No, because the cogito guarantees the existence of the subject whenever the subject enacts it. It does not, of course, guarantee the existence of the subject as a continuant.
But there is a catch which helps you. The cogito is not self-standing. Its validity, at least according to Descartes, depends on the existence of a non-deceiving God whose veracity guarantees the truth of our clear and distinct ideas, of which the cogito is one. If Descartes' arguments for the existence of God fail, as is generally agreed, then if there is no God the way to metaphysical nihilism might appear to lie open.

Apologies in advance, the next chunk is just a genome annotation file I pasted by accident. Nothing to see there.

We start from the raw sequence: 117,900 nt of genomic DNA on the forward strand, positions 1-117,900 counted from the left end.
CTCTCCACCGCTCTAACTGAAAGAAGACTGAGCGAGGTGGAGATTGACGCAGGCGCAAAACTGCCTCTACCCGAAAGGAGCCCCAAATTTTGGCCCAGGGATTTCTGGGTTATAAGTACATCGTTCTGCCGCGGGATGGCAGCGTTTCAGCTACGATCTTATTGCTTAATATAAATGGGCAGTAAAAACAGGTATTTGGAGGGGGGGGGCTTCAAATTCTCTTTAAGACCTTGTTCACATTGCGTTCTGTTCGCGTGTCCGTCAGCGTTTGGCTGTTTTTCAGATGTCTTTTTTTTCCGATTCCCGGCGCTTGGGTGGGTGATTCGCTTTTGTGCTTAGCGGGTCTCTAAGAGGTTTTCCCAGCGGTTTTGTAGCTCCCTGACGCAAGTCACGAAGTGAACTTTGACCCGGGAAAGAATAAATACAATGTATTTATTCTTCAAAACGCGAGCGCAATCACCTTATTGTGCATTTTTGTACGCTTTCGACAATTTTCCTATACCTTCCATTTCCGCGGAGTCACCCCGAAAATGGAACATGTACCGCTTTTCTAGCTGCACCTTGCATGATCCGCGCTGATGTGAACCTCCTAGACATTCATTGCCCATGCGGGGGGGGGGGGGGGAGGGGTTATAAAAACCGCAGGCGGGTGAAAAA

However, whatever metaphysical or theological framework Descartes sets the cogito within, it seems clear that Descartes must exist in order to be able to enact the cogito. This goes against metaphysical nihilism - unless, of course, you do not count Descartes as an 'object' when he enacts the cogito as an (mmaterial) 'subject'.